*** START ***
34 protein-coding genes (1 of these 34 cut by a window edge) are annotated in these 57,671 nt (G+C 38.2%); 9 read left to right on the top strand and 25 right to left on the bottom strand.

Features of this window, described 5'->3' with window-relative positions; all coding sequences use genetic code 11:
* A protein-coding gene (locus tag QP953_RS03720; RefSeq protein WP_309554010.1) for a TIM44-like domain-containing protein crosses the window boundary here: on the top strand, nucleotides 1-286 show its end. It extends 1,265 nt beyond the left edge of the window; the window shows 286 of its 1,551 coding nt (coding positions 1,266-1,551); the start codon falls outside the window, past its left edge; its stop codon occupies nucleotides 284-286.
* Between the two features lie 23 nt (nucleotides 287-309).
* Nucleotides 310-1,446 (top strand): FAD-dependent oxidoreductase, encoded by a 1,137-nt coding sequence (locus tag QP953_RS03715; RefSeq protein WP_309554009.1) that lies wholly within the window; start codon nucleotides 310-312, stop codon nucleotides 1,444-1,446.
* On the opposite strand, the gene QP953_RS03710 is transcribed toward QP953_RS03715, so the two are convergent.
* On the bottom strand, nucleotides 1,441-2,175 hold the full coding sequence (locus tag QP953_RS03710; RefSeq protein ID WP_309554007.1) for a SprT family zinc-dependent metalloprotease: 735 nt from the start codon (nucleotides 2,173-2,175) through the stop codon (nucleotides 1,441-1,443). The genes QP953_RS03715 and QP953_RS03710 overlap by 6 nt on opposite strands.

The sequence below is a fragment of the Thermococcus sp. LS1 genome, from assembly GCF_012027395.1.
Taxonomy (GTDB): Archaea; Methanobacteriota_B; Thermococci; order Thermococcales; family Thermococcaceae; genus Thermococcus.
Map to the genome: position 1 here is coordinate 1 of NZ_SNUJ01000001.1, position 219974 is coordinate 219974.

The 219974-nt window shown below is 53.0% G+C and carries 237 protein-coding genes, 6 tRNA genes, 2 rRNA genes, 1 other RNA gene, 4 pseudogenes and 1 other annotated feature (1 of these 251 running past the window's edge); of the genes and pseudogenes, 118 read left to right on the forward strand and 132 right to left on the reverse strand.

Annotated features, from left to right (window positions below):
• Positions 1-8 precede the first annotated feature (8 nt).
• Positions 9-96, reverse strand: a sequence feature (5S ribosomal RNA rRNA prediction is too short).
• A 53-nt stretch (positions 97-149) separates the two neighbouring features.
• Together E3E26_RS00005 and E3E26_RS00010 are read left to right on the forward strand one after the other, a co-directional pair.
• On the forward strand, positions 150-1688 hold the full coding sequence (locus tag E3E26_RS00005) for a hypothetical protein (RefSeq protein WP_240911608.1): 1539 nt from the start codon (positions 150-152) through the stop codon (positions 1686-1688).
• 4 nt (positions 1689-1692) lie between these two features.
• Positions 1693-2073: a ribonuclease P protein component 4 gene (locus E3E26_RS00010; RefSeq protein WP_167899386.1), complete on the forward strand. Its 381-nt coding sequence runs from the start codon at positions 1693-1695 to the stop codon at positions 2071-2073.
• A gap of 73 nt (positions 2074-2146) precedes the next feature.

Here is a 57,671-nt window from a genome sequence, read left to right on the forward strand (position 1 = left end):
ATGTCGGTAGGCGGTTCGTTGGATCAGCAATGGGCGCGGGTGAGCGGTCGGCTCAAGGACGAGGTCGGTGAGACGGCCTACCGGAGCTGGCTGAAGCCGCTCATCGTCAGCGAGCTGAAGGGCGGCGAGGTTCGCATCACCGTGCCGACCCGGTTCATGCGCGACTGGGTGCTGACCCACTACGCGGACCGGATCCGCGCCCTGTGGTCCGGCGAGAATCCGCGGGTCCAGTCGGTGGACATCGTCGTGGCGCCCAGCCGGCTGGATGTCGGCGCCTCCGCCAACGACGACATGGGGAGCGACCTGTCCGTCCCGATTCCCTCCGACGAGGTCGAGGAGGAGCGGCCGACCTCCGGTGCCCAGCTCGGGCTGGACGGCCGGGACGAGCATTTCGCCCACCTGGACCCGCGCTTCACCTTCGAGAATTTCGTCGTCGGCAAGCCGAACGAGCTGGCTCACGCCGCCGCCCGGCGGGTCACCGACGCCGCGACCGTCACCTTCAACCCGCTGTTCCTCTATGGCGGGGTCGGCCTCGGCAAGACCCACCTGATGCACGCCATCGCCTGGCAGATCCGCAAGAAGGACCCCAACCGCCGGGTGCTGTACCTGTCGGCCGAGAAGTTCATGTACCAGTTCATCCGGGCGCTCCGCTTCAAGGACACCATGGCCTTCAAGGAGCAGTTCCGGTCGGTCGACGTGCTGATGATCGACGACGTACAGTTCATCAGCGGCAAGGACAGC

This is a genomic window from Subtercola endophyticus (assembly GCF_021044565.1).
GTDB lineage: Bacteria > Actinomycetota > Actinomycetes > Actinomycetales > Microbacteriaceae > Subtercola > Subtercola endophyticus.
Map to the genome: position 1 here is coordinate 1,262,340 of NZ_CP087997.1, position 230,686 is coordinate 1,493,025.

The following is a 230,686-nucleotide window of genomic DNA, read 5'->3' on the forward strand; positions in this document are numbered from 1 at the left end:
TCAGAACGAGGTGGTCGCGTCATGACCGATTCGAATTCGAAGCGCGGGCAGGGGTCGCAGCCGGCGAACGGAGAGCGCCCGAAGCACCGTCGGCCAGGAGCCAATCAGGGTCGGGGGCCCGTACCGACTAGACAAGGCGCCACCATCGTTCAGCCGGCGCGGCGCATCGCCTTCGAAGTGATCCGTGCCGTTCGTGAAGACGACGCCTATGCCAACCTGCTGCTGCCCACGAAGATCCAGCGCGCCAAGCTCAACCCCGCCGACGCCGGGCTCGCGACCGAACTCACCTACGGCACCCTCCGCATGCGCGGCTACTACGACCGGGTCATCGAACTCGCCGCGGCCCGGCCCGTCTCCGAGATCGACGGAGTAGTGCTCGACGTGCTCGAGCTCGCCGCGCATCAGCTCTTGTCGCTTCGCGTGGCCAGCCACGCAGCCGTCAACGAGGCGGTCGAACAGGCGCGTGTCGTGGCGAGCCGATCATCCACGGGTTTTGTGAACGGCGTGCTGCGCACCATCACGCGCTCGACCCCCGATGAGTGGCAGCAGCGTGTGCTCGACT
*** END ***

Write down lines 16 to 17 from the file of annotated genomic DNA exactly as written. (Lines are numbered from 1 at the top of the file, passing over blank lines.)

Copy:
• Together E3E26_RS00005 and E3E26_RS00010 are read left to right on the forward strand one after the other, a co-directional pair.
• On the forward strand, positions 150-1688 hold the full coding sequence (locus tag E3E26_RS00005) for a hypothetical protein (RefSeq protein WP_240911608.1): 1539 nt from the start codon (positions 150-152) through the stop codon (positions 1686-1688).